Merkel and von der Leyen: Two long-time companions guiding Europe

The two are not only party colleagues from the Christian Democratic Union (CDU), but also long-time companions. Merkel brought Von der Leyen into her first government cabinet in 2005, to serve and Family and Women's Affairs Minister. EPA-EFE/JOHN THYS / POOL [EPA-EFE/JOHN THYS / POOL]

They have ruled Germany together for 15 years. Now they are at Europe’s helm. With the start of the German EU Presidency, Chancellor Angela Merkel and European Commission President Ursula von der Leyen have, together, forged plans to navigate Europe out of crisis, EURACTIV Germany reports.

Von der Leyen and Merkel discussed by video call on Thursday (2 July) how they can use the German Presidency to get Europe through the crisis.

During the press conference that followed, their friendship was apparent as they addressed each other by their first names and laughed together. Von der Leyen mentioned the “joy and cordiality” between them.

German EU Presidency: Berlin to lead on EU economic policy

As Germany took over the EU Council Presidency on Wednesday (1 July), Economy Minister Peter Altmaier (CDU) presented plans for reorienting the bloc’s economic policy, signalling Germany’s commitment towards non-EU countries and confirming the focus on the digital and green economy. EURACTIV Germany reports.

A shared past

The two are not only party colleagues from the Christian Democratic Union (CDU). Merkel brought von der Leyen into her first government cabinet in 2005, to serve as Family and Women’s Affairs Minister.

Until she moved to Brussels, von der Leyen was a permanent member of Merkel’s cabinet, serving as labour minister, and then as defence minister, making her the last ‘survivor’ of Merkel’s first cabinet.

However, during these 15 years, their relationship was not always so harmonious. For instance, von der Leyen had two strong chances of becoming Germany’s first female president in 2004 and 2010 but was snubbed both times as Merkel chose a different candidate.

It must have been especially painful in 2010, when the media talked about von der Leyen as a favoured candidate.

But later, when Merkel was criticised over her refugee policy, the defence minister stood behind the leader. When the now-European Commission President was caught in the crossfire in 2017 because of her dealings with right-wing extremists, Merkel assured her of “all the support she needs”.

A migration pact in the spirit of the German government?

For the first time since 2015, the number of asylum applications filed in the EU rose last year compared to the previous year. The German EU Council Presidency is pressing for reforms to the system, but the Commission’s proposals are still some way off. EURACTIV Germany reports.

On China: ‘Very critical’ of human rights

In terms of content, the press conference repeatedly dealt with China and the European reaction to the security law in Hong Kong. The Commission President described relations in some areas as “very complex”, saying that China was both an “important partner” and a “systemic rival”.

They emphasised that they wanted to talk to Beijing not only about economic relations but also about human rights, of which Europe was “very critical”. According to Merkel, it was also necessary to discuss whether and how the principle of “one country, two systems” could still exist with this security law.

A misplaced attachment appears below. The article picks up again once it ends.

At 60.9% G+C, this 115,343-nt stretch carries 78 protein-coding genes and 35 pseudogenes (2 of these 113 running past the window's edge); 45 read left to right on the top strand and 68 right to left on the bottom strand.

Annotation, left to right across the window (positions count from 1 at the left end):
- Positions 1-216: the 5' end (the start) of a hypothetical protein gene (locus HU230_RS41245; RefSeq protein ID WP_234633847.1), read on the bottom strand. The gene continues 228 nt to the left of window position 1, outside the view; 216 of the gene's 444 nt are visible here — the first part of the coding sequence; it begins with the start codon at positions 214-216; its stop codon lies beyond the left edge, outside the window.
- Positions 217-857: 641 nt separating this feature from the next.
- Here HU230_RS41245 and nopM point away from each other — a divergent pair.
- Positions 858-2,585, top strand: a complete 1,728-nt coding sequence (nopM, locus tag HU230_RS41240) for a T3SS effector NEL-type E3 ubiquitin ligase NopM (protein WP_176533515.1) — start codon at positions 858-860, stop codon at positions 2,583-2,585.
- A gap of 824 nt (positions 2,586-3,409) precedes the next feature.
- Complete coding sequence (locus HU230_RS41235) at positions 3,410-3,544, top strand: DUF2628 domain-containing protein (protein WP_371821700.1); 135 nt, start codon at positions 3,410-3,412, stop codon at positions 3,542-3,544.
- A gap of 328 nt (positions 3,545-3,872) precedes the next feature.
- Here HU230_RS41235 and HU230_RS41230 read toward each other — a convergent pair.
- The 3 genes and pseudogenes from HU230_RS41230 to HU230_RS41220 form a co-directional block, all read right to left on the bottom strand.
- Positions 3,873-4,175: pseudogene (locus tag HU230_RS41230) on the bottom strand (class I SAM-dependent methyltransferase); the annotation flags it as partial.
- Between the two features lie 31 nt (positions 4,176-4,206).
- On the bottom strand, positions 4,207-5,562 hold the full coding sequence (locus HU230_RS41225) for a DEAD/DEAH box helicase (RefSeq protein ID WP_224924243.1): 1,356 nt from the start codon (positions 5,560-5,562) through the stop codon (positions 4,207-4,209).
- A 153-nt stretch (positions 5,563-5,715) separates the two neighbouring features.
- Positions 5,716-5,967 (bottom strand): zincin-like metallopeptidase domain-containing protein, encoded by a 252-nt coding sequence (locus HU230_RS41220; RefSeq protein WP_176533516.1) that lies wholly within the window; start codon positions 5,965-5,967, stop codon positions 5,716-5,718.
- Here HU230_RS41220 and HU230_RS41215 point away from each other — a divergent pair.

Von der Leyen did not address the question of possible sanctions but said that China must have an interest in functioning trade relations. If Europe showed a united and self-confident stance, she added, this would have a “long-term effect in China”.

When it comes to a post-Brexit trade agreement, a pressing matter for the German EU Presidency, Merkel said that work was already “at full speed”. However, she said that the agreement would not come at any price.

“We also have to prepare for another case”, code for a ‘no deal’ scenario, said Merkel, adding that this would be carried out together with the Commission.

Merkel and Macron show unity ahead of all-important EU summit

In a show of unity, French President Emmanuel Macron and German Chancellor Angela Merkel met on Monday (29 June) and reaffirmed their commitment to the EU Recovery Fund, voicing hope that EU leaders would overcome their current differences. EURACTIV Germany reports.

MFF: Agreement to be reached in the summer

With a view to the upcoming EU summit of heads of state and government scheduled for 17-18 July in Brussels which will focus on the negotiations on the multiannual financial framework (MFF), Merkel said she was heading there with the aim of “reaching an agreement”.

Tough negotiations are expected, particularly with the so-called ‘Frugal Four’ – Austria, Sweden, Denmark and the Netherlands – still rejecting the idea of granting aid in the form of subsidies.

While Dutch Prime Minister Mark Rutte recently emphasised this to the Italian newspaper Corriere della Sera, he also, for the first time, gave signals that he was open to compromise.

Now Merkel has increased the pressure on the ‘Frugal Four’ by refusing to postpone negotiations. She said she could think of no other option “than to reach an agreement in the summer”.

Germany’s ‘crisis’ EU Presidency explained

Germany takes over the rotating six-month Presidency of the Council of the European Union on 1 July. This responsibility comes at a time when the EU is facing unprecedented challenges and expectations of Germany’s leadership and diplomatic skills are higher than ever.

[Edited by Benjamin Fox]

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